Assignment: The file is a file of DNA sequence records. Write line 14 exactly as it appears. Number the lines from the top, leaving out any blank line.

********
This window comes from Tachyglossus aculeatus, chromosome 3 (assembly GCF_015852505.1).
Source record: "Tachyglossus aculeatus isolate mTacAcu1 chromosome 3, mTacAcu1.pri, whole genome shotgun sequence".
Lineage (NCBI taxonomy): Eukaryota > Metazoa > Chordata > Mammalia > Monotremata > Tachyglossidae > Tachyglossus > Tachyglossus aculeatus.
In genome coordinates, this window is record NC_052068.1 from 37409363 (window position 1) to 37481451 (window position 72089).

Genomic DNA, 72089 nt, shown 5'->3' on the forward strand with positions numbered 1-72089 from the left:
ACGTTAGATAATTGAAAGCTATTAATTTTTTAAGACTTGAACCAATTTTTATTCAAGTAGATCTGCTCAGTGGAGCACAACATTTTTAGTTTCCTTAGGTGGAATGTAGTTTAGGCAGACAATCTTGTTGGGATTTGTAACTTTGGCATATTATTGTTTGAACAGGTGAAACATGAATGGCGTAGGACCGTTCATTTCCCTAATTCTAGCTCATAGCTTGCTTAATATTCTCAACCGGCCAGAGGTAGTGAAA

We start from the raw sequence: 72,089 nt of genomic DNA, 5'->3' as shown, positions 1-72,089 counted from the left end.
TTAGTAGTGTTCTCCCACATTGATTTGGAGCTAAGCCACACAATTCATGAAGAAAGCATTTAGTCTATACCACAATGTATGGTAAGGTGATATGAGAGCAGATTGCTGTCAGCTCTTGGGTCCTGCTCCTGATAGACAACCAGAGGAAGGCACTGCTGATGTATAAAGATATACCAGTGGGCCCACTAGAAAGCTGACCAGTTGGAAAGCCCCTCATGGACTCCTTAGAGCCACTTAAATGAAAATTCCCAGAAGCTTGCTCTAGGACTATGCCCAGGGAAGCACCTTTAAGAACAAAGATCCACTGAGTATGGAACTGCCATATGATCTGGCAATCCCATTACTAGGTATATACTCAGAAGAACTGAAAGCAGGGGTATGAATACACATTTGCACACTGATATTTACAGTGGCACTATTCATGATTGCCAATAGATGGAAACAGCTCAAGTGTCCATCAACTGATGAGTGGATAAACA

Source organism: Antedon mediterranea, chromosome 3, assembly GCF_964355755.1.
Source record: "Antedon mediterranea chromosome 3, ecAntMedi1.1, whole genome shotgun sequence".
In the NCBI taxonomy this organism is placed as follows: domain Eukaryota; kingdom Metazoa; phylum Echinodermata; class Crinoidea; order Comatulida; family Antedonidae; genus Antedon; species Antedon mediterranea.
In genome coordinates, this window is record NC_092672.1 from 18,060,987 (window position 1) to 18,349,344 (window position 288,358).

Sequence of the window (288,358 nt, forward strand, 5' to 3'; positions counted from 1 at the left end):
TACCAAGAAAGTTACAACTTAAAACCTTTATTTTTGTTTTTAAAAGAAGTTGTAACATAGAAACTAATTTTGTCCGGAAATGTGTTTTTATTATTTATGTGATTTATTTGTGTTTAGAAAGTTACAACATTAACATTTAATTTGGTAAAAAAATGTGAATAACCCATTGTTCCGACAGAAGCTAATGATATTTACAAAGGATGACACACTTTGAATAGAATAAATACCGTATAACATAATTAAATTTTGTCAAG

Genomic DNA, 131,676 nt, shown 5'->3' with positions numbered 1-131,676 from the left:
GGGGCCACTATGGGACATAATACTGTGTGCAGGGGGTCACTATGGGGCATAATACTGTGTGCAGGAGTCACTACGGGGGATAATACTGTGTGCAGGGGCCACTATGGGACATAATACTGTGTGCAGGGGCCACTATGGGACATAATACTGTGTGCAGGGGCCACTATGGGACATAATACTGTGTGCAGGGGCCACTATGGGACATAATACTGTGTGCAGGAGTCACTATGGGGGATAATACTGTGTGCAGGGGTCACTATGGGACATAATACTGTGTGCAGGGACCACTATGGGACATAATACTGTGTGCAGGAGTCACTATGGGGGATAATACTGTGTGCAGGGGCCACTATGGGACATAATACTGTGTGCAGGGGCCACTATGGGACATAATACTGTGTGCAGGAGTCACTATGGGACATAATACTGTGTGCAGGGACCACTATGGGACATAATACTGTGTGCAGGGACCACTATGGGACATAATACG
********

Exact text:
TACCAAGAAAGTTACAACTTAAAACCTTTATTTTTGTTTTTAAAAGAAGTTGTAACATAGAAACTAATTTTGTCCGGAAATGTGTTTTTATTATTTATGTGATTTATTTGTGTTTAGAAAGTTACAACATTAACATTTAATTTGGTAAAAAAATGTGAATAACCCATTGTTCCGACAGAAGCTAATGATATTTACAAAGGATGACACACTTTGAATAGAATAAATACCGTATAACATAATTAAATTTTGTCAAG